In fact, the D.C. himself played the role of a high-browed bureaucrat. He purposely did not mix with the people as it enabled him to uphold the dignity and prestige of the British Raj. He was the “British rule incarnate” the respected, feared, trusted, father and mother, to his 800000 he is omnipotent.
District Officer in Post-Independence Days:
With the ushering in of independence era in India there has occurred a marked change in the position of the D.C. The halo of glamour which surrounded him in the British days has almost vanished. He is no longer the ‘mai bap’ of the people. The inception of parliamentary form of government has transferred the D.C. from being an agent of a paternalistic alien rule into a subservient tool of a popularly elected government.
As such he is required to be persuasive and not coercive in his approach to the people whom he is supposed to serve. Besides he is conscious of his limitations. He is less adequately equipped for his job than his counterpart in British era.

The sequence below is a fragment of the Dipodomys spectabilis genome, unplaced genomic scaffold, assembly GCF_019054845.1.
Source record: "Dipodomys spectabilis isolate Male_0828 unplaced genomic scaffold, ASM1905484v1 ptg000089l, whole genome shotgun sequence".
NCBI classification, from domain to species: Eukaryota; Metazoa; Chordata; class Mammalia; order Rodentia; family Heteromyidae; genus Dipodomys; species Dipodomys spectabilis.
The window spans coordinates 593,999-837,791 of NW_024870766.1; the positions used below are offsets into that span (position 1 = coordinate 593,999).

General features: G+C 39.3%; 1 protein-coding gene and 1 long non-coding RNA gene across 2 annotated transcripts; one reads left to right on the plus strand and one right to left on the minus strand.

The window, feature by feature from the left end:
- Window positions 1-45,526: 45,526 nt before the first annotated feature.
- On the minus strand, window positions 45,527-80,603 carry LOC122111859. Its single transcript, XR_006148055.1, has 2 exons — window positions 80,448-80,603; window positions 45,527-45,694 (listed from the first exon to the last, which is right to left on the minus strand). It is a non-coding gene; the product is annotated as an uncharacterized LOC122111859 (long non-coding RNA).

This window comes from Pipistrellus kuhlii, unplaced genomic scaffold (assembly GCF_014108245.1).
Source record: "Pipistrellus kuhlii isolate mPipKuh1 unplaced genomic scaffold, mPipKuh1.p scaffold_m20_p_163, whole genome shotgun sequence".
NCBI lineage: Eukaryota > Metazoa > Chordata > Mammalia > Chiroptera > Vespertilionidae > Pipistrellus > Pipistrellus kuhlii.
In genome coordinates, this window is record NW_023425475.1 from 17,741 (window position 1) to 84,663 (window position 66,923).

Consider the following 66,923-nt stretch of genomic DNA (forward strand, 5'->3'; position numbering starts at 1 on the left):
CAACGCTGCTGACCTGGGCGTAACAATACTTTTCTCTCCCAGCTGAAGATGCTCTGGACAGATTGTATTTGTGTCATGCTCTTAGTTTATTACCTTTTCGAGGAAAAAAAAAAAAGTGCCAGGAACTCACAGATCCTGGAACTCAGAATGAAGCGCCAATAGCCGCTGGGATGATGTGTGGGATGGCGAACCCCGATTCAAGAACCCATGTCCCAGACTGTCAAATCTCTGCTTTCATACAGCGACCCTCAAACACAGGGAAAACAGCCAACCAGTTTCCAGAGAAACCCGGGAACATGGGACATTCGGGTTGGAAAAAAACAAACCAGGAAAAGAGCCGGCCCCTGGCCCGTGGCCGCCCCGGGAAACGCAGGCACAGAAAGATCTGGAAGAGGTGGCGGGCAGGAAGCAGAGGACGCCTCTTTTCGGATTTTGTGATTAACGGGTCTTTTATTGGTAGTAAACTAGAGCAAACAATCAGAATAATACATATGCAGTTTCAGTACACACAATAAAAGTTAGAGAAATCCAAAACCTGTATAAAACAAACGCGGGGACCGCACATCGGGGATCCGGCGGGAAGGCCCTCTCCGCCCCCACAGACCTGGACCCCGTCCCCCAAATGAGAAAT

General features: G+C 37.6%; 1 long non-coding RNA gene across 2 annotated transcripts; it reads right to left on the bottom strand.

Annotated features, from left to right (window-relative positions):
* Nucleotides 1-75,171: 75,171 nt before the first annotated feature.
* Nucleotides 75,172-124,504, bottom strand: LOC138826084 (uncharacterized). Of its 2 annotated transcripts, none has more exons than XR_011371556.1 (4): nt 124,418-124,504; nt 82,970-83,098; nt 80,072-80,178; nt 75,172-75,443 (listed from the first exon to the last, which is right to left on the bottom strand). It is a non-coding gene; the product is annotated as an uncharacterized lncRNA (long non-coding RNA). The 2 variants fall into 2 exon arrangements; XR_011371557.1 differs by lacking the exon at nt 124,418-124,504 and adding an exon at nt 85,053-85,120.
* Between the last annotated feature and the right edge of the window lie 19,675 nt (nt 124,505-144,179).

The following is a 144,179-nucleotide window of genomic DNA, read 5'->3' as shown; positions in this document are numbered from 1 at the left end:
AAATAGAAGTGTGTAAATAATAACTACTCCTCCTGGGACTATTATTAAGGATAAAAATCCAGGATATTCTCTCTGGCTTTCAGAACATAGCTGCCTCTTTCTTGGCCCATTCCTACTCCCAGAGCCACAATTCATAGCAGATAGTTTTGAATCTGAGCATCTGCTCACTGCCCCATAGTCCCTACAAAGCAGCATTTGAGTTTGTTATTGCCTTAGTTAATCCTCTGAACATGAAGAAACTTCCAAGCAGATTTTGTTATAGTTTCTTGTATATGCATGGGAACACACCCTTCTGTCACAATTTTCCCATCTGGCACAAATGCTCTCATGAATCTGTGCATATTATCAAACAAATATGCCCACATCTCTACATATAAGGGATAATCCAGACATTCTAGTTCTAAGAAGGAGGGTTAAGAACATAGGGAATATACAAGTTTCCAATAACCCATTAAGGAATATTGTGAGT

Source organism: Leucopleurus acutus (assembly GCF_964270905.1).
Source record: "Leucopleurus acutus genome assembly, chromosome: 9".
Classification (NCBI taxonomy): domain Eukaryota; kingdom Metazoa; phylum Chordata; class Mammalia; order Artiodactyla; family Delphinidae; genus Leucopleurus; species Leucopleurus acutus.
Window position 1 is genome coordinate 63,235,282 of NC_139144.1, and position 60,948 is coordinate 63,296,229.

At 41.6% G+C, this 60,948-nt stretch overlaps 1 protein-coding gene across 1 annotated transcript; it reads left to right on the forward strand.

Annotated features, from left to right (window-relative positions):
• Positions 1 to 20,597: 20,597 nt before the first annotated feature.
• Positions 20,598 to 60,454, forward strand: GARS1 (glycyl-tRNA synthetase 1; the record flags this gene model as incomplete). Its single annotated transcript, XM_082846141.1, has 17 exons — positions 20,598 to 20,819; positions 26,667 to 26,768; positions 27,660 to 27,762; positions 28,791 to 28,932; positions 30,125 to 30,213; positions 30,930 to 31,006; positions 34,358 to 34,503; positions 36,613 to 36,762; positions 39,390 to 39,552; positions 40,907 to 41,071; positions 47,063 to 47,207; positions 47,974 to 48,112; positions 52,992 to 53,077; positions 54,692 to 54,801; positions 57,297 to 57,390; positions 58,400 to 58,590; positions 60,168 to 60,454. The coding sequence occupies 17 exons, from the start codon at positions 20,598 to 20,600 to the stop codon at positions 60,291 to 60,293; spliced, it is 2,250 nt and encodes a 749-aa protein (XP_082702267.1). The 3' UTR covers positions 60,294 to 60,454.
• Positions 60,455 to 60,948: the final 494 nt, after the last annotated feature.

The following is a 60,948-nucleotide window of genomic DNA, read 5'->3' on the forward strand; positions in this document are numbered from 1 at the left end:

An IAS after 4 to 5 years heads a district whereas his counterpart in British era could get the opportunity after many years of service. Still as said by K.K. Day, “There is not and never has been an official quite like the Collector anywhere else.”
No doubt his powers have not been curtailed except in those states where in pursuance of the Directive Principles, he has been deprived of judicial powers. Yet he has ceased to be an autocrat.
With the emergence of the concept of welfare state, the Deputy Commissioner, like all other political and permanent functionaries, has become the custodian of the welfare of the people under his jurisdiction. In fact, he had to adjust with the changed circumstances.
He can no longer treat the people as mere abstractions. He can no longer create awe and fear in their minds. This has resulted in a change in the people’s attitude towards him as well. He is longer feared or looked down upon by the people.